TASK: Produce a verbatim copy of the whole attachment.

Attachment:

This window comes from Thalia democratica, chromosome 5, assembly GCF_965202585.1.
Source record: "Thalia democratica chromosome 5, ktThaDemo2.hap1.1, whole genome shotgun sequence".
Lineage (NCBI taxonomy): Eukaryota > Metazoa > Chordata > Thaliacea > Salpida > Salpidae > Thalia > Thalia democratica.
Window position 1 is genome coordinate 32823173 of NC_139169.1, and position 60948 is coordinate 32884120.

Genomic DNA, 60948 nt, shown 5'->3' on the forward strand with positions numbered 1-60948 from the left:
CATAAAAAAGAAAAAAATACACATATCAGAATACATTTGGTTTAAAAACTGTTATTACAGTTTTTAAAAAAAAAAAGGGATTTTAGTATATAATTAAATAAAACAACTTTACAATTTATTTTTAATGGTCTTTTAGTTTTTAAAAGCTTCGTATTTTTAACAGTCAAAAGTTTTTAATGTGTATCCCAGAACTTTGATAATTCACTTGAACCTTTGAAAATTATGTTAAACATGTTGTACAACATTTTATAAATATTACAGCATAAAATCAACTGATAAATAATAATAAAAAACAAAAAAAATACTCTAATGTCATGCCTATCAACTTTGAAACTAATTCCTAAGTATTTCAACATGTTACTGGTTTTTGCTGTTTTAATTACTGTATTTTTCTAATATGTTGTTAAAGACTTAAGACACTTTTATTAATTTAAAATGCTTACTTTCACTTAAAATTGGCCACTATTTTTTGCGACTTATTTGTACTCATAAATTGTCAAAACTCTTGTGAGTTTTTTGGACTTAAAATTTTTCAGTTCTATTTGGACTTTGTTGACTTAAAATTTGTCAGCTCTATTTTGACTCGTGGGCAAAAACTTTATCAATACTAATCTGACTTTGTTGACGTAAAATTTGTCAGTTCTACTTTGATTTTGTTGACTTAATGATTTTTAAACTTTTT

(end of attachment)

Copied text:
This window comes from Thalia democratica, chromosome 5, assembly GCF_965202585.1.
Source record: "Thalia democratica chromosome 5, ktThaDemo2.hap1.1, whole genome shotgun sequence".
Lineage (NCBI taxonomy): Eukaryota > Metazoa > Chordata > Thaliacea > Salpida > Salpidae > Thalia > Thalia democratica.
Window position 1 is genome coordinate 32823173 of NC_139169.1, and position 60948 is coordinate 32884120.

Genomic DNA, 60948 nt, shown 5'->3' on the forward strand with positions numbered 1-60948 from the left:
CATAAAAAAGAAAAAAATACACATATCAGAATACATTTGGTTTAAAAACTGTTATTACAGTTTTTAAAAAAAAAAAGGGATTTTAGTATATAATTAAATAAAACAACTTTACAATTTATTTTTAATGGTCTTTTAGTTTTTAAAAGCTTCGTATTTTTAACAGTCAAAAGTTTTTAATGTGTATCCCAGAACTTTGATAATTCACTTGAACCTTTGAAAATTATGTTAAACATGTTGTACAACATTTTATAAATATTACAGCATAAAATCAACTGATAAATAATAATAAAAAACAAAAAAAATACTCTAATGTCATGCCTATCAACTTTGAAACTAATTCCTAAGTATTTCAACATGTTACTGGTTTTTGCTGTTTTAATTACTGTATTTTTCTAATATGTTGTTAAAGACTTAAGACACTTTTATTAATTTAAAATGCTTACTTTCACTTAAAATTGGCCACTATTTTTTGCGACTTATTTGTACTCATAAATTGTCAAAACTCTTGTGAGTTTTTTGGACTTAAAATTTTTCAGTTCTATTTGGACTTTGTTGACTTAAAATTTGTCAGCTCTATTTTGACTCGTGGGCAAAAACTTTATCAATACTAATCTGACTTTGTTGACGTAAAATTTGTCAGTTCTACTTTGATTTTGTTGACTTAATGATTTTTAAACTTTTT